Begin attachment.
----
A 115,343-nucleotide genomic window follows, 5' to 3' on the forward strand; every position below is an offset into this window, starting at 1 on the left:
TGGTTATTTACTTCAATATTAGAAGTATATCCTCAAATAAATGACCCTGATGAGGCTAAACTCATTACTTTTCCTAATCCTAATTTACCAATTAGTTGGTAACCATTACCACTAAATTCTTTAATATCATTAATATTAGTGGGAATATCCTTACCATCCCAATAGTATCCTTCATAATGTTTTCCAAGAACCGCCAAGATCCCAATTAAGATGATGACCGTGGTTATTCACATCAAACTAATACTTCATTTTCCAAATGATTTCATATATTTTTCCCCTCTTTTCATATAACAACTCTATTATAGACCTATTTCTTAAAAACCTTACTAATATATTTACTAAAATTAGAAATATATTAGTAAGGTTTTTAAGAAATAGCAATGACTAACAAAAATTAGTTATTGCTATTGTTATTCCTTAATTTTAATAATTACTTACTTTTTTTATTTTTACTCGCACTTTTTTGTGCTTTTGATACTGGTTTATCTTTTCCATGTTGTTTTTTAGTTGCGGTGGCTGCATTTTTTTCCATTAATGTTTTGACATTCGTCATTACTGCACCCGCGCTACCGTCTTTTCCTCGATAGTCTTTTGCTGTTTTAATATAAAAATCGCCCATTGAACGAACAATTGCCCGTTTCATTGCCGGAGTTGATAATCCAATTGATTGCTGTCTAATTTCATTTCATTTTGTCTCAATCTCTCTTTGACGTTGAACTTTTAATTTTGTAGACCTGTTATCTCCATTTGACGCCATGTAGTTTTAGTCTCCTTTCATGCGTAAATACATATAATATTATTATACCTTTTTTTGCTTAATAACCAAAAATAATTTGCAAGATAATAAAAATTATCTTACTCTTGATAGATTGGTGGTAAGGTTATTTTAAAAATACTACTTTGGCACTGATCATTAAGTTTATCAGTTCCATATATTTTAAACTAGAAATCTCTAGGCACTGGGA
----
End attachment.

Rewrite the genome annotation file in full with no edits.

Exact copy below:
A 115,343-nucleotide genomic window follows, 5' to 3' on the forward strand; every position below is an offset into this window, starting at 1 on the left:
TGGTTATTTACTTCAATATTAGAAGTATATCCTCAAATAAATGACCCTGATGAGGCTAAACTCATTACTTTTCCTAATCCTAATTTACCAATTAGTTGGTAACCATTACCACTAAATTCTTTAATATCATTAATATTAGTGGGAATATCCTTACCATCCCAATAGTATCCTTCATAATGTTTTCCAAGAACCGCCAAGATCCCAATTAAGATGATGACCGTGGTTATTCACATCAAACTAATACTTCATTTTCCAAATGATTTCATATATTTTTCCCCTCTTTTCATATAACAACTCTATTATAGACCTATTTCTTAAAAACCTTACTAATATATTTACTAAAATTAGAAATATATTAGTAAGGTTTTTAAGAAATAGCAATGACTAACAAAAATTAGTTATTGCTATTGTTATTCCTTAATTTTAATAATTACTTACTTTTTTTATTTTTACTCGCACTTTTTTGTGCTTTTGATACTGGTTTATCTTTTCCATGTTGTTTTTTAGTTGCGGTGGCTGCATTTTTTTCCATTAATGTTTTGACATTCGTCATTACTGCACCCGCGCTACCGTCTTTTCCTCGATAGTCTTTTGCTGTTTTAATATAAAAATCGCCCATTGAACGAACAATTGCCCGTTTCATTGCCGGAGTTGATAATCCAATTGATTGCTGTCTAATTTCATTTCATTTTGTCTCAATCTCTCTTTGACGTTGAACTTTTAATTTTGTAGACCTGTTATCTCCATTTGACGCCATGTAGTTTTAGTCTCCTTTCATGCGTAAATACATATAATATTATTATACCTTTTTTTGCTTAATAACCAAAAATAATTTGCAAGATAATAAAAATTATCTTACTCTTGATAGATTGGTGGTAAGGTTATTTTAAAAATACTACTTTGGCACTGATCATTAAGTTTATCAGTTCCATATATTTTAAACTAGAAATCTCTAGGCACTGGGA